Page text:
Not-embarrassing-at-all confession to make: I miss the old Kanye.
Yes, that one—chop up the soul Kanye, chop up the beats Kanye. There was something about his early soul/R&B-sampling style that gave rap music a little more warmth, even when the rhymes were going hard. Kanye didn’t invent this sound, for sure; it’s an extension of the more soulful, jazzy brand of rap music prevalent in the ’80s and early ’90s. Synth and electronic has its place and always will, but in my mind, soul hip-hop is and will forever be the best hip-hop. Don’t @ me.
So when Netflix first announced The Get Down, a new musical drama by the one and only Baz Luhrmann (The Great Gatsby, Moulin Rouge, Romeo + Juliet) about the birth of hip-hop in New York, I was stoked. A series out about my most favorite musical genre in the world, and a series whose craftsmanship is pretty much guaranteed by who’s at the helm, and who’s putting it out there? I’m so there, bro.
Although it markets itself as a story around the time hip-hop was born, you’ll soon find out that it’s not the story of how hip-hop was born. (That was my mistake, okay? I’m an idiot.) The Get Down is a highly fictionalized version of how it all went down: it’s the late ’70s and disco is in, but a new underground culture is forming, taking all the disco and soul records, finding the drum breaks, and looping them over and over for b-boys to dance to and MCs to spit to. You know where this is going.
The story follows young Ezekiel, a black/Puerto Rican kid from the strife-torn Bronx who’s got quite the talent for poetry, but very little options in the neighborhood; his love interest Mylene, the daughter of a strict church pastor who just wants to be a disco singer; Shaolin 007, a graffiti artist who wants to study the (now) old-school way of DJing under a somewhat mysticized (and definitely fictional) version of the Grandmaster Flash.
Real talk: The Get Down is beautiful, appealing, and engaging, but also somewhat uneven. The series’ strengths lie in its musicality (the selection of ’70s soul, disco, and rock is all fire) and its sharp awareness of the true power of music—check out the scenes where Mylene’s hit single all comes together, and the season finale’s climax which portrays the symbolic birth of rap music as we know it today—its conscious decision to tell the story of music, its surrounding culture, and politics, and the writers’ astounding ability to seamlessly mix fiction and nonfiction.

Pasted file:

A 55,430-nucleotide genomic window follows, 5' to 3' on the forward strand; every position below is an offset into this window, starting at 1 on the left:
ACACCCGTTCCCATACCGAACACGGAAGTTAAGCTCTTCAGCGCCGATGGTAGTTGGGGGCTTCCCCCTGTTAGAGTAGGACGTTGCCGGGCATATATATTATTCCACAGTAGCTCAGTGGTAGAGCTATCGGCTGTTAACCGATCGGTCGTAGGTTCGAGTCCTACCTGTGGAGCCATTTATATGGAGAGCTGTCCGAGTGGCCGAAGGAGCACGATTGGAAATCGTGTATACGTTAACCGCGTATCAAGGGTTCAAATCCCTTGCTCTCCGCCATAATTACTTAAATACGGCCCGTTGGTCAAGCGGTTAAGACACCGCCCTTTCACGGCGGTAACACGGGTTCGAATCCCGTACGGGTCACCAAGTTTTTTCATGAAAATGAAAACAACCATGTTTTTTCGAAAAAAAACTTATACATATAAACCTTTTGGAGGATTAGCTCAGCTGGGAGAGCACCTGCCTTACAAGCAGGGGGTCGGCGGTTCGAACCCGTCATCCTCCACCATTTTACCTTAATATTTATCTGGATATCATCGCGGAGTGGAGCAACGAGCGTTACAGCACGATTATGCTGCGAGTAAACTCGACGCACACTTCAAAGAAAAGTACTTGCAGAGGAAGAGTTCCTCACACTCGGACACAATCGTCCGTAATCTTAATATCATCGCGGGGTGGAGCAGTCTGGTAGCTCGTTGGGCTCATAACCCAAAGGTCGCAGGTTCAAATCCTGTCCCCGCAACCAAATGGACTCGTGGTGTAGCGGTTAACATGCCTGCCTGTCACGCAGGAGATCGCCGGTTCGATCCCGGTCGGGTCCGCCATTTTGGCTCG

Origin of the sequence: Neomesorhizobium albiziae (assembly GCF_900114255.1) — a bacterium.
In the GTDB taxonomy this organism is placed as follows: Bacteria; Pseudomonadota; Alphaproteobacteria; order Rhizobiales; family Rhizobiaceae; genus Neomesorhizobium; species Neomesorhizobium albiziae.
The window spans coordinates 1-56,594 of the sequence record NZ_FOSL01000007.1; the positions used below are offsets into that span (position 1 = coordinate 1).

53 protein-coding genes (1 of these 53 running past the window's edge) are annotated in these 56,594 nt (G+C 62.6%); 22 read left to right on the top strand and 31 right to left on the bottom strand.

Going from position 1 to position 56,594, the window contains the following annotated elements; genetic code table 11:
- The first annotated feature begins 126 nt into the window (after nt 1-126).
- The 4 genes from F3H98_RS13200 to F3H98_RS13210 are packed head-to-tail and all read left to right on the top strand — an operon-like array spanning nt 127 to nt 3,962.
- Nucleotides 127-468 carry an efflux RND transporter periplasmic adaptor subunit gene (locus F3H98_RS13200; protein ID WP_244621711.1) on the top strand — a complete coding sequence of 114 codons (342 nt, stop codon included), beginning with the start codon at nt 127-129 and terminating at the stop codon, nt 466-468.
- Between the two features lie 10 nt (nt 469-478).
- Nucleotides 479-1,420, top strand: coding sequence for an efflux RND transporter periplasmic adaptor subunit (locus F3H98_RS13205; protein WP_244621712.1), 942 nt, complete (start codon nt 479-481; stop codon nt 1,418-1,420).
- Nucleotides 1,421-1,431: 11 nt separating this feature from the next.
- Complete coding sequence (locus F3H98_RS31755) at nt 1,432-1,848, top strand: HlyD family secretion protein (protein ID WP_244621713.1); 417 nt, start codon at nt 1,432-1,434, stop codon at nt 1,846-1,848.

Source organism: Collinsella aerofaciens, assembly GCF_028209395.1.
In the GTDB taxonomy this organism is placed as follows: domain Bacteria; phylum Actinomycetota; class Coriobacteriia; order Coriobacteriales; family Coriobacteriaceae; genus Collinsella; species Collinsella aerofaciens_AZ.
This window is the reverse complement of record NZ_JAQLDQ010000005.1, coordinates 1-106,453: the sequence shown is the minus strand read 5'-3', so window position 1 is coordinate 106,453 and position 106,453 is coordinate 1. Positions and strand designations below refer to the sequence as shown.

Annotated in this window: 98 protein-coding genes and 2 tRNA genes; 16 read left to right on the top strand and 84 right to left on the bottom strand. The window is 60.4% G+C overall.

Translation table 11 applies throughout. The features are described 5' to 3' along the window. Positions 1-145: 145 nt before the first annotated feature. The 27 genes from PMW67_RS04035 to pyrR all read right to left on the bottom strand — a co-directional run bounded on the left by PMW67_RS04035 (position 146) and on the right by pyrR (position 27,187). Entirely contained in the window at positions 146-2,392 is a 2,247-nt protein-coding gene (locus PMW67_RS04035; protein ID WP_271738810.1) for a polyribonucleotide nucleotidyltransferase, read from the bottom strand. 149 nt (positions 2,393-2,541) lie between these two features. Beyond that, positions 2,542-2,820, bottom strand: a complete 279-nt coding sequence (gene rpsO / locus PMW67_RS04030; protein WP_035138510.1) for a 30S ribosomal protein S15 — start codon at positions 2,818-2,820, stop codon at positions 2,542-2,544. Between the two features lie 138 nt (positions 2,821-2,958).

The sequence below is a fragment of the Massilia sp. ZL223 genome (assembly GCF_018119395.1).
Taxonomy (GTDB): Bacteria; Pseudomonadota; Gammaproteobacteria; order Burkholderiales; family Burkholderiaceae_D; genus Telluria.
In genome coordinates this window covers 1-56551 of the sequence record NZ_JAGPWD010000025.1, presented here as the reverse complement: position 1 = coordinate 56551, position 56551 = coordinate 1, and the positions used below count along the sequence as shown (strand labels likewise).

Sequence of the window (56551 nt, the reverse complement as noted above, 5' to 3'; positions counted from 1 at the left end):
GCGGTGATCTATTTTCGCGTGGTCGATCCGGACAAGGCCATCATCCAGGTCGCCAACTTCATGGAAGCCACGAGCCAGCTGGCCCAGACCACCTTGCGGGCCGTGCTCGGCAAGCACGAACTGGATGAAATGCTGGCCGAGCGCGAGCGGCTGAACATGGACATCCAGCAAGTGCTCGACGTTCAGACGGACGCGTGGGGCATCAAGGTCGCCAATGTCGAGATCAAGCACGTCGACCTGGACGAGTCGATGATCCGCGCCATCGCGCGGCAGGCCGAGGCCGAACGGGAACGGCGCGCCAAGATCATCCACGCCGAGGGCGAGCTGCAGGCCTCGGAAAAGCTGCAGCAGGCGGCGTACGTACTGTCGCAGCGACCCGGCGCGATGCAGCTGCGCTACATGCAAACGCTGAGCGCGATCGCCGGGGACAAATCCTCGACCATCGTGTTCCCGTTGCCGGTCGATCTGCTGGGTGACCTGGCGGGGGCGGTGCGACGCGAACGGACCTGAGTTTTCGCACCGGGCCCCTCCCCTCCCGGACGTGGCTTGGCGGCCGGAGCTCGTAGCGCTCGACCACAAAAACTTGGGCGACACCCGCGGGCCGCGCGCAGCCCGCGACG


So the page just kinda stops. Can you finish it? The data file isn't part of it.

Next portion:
What does need work, however, is its writing. The main story is told through the perspective of the older Ezekiel, now a famous rapper in the late ’90s (voiced by Nas, who I assume also wrote the rhymes). Despite Nas’s masterful delivery, a good part of the lyrics fall under the “wack” classification, mostly because they also have to provide narrative context for viewers. Zeke’s portrayed as performing to a sold-out crowd, but I wouldn’t be down with a lot of the songs he did, even if they were on an album as conscious and introspective as Illmatic. And a lot of the regular dialogue also lean toward the campy and cheesy for a TV-MA show, even if it’s self-aware of it at times. Props have to be given to guys like Justice Smith, who plays Zeke, for making all the corny stuff really work.
The writing also puts forward a lot of side storylines that I assume will be fleshed out and concluded in future seasons, if there will be future seasons. The Get Down is one of those shows that you risk losing the magic when you give it more seasons, like a True Detective, but there are so many characters with rather significant storylines introduced that this one season can’t really stand by itself. There are just too many loose ends.
But still, if you’re any sort of fan of hip-hop, whether you are a fan of everything and anything, or a fan of the classics, or someone who just doesn’t hate rap the way some squares do, you need to watch The Get Down. It’s not the real story of how the genre was born—nor does it pretend to be—but it’s definitely a love letter to rap’s existence, eternally grateful to the genre for bringing people together and raising all the problems of urban America (or urban everywhere, actually) to the forefront of social consciousness. And, of course, for the sheer fun it just is, and could always be.
Image from Bustle